On the first version of the AEA, enhancement causes an activity not to involve the requisite amount of difficulty. On the second version, enhancement interferes with the agent causing the product in the right way. In each case, enhancement prevents an activity from qualifying as an achievement. On the third version, what one achieves with the aid of enhancement is, because of what is involved in the achievement, lacking in the properties providing its value.

In addition, it seems that each of the three versions of the AEA—focusing on difficulty, causation, and value—can be given a strong or a weak reading. On the strong reading:

The Strong Argument against Enhancement from Achievement: Enhancement undermines achievement either by preventing something from being an achievement or by emptying it of its nonderivative value.

At least some AEA proponents seem to hold this version. However, it might be implausible that enhancement either altogether prevents activities in which it is used from qualifying as achievements, or that it completely eliminates their nonderivative value. We might therefore also consider an alternative, weaker, reading of the AEA:

The Weak Argument against Enhancement from Achievement: Enhancement undermines achievement either by making something a lesser achievement or by reducing its nonderivative value.

It might be more charitable to attribute this, weaker, reading of the AEA to its proponents. On this view, the concern is that enhancement would, rather than preventing some activity in which it is used from being an achievement, render it a lesser achievement, or, rather than eliminating an activity’s nonderivative achievement value, reduce it.

To give the AEA the fairest possible hearing, we consider both the strong and the weak readings of the argument’s various renditions.

Enhancement and difficulty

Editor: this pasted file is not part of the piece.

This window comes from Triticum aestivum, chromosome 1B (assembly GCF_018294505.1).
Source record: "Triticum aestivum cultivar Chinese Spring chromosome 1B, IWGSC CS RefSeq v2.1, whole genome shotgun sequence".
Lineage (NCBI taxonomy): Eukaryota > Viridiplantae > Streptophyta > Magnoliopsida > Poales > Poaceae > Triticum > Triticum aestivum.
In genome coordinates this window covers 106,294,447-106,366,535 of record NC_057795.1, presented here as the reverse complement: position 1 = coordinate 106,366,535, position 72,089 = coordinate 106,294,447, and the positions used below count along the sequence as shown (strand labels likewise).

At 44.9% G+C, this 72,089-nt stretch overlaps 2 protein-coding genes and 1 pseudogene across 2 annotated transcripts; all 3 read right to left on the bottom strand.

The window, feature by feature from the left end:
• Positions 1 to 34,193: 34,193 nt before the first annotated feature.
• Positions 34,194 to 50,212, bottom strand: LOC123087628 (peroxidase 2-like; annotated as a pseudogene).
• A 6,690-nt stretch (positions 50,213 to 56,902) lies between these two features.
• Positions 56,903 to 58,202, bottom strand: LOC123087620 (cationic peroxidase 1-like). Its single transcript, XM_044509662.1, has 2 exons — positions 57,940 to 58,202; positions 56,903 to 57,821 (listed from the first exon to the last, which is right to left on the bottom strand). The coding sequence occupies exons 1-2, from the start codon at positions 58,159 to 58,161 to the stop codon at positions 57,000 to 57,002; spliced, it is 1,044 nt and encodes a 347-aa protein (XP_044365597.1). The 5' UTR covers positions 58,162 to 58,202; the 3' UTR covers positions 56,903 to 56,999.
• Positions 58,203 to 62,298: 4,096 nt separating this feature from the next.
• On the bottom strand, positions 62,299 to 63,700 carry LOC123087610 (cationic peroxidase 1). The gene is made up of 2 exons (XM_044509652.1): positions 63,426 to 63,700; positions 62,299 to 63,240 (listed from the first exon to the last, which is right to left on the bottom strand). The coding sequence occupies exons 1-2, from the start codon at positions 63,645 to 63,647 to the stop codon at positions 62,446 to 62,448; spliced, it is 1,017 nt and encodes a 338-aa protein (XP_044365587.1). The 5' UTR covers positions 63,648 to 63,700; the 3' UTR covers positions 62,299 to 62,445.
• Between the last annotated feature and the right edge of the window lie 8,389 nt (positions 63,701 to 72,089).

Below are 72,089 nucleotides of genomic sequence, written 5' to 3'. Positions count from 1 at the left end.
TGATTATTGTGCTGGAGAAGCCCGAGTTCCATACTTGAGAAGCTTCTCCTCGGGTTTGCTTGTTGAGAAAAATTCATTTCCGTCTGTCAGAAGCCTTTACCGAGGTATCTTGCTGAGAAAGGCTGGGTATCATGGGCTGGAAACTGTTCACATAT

On the strong reading of the AEA’s first version, which focuses on difficulty, enhancement makes activities that would otherwise have constituted achievements “too easy,” thereby preventing them from being achievements.2 Call this:

The Insufficient Difficulty Argument: Enhancement undermines achievement by reducing the amount of difficulty involved in realizing the product below that which is required for it to qualify as an achievement.

Many hold the intuitively plausible view that difficulty is an important feature of achievements and that it involves effort.3 The thought is that provided one exerts a sufficient amount of effort, one’s activity counts as difficult and therefore as an achievement. One natural idea is that the amount of effort involved in an activity is determined by the intensity and duration of the effort exerted. The greater the sum of effort, the more difficult the activity.4

If enhancement made activities effortless, as suggested by the strong reading, it would prevent them from qualifying as achievements, for such activities would not be difficult. Consider Gwen Bradford’s (2015, 31) example:

Virtuoso: Heifetz, the great violin virtuoso, effortlessly tosses off a flawless performance of the complex Paganini caprices.

Playing the Paganini caprices is famously difficult, Bradford observes, but it is not difficult for Heifetz (2015, 38). Since playing the Paganini caprices is not difficult for him, it cannot be an achievement for him. Enhancement might have similar effects. Consider:

Enhanced Violinist: Nigel is a violinist for whom playing the Paganini caprices would ordinarily require sufficient effort for it to count as difficult. For Nigel, then, playing them would ordinarily be an achievement. One day, Nigel takes an enhancement which enables him to play the Paganini caprices as well and as effortlessly as Heifetz.

It seems that in this case, the lack of effort on Nigel’s part, like the lack of effort on Heifetz’s, prevents the playing of the Paganini caprices from being difficult for him and hence an achievement for Nigel. If all cases of “achievements” involving enhancement looked like Enhanced Violinist, then, we might have to grant that enhancement undermines achievement.

But it seems unlikely that all enhancement would involve enabling agents to accomplish things without effort, or with very little effort. Consider: